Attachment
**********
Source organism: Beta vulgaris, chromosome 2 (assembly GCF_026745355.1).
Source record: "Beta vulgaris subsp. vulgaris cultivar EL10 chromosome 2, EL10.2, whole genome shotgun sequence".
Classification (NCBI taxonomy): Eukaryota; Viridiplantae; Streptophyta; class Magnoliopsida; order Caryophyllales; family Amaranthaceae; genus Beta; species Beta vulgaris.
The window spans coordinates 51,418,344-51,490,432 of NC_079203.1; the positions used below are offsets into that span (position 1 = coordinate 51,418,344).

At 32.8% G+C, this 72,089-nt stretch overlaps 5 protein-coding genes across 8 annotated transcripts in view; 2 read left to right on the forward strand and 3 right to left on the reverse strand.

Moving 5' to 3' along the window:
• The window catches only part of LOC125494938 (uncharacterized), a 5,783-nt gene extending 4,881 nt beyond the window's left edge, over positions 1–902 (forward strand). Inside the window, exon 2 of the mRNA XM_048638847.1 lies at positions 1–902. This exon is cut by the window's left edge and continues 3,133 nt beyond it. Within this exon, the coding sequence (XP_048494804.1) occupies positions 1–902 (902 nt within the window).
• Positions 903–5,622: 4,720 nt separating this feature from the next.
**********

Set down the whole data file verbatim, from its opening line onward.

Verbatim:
Source organism: Beta vulgaris, chromosome 2 (assembly GCF_026745355.1).
Source record: "Beta vulgaris subsp. vulgaris cultivar EL10 chromosome 2, EL10.2, whole genome shotgun sequence".
Classification (NCBI taxonomy): Eukaryota; Viridiplantae; Streptophyta; class Magnoliopsida; order Caryophyllales; family Amaranthaceae; genus Beta; species Beta vulgaris.
The window spans coordinates 51,418,344-51,490,432 of NC_079203.1; the positions used below are offsets into that span (position 1 = coordinate 51,418,344).

At 32.8% G+C, this 72,089-nt stretch overlaps 5 protein-coding genes across 8 annotated transcripts in view; 2 read left to right on the forward strand and 3 right to left on the reverse strand.

Moving 5' to 3' along the window:
• The window catches only part of LOC125494938 (uncharacterized), a 5,783-nt gene extending 4,881 nt beyond the window's left edge, over positions 1–902 (forward strand). Inside the window, exon 2 of the mRNA XM_048638847.1 lies at positions 1–902. This exon is cut by the window's left edge and continues 3,133 nt beyond it. Within this exon, the coding sequence (XP_048494804.1) occupies positions 1–902 (902 nt within the window).
• Positions 903–5,622: 4,720 nt separating this feature from the next.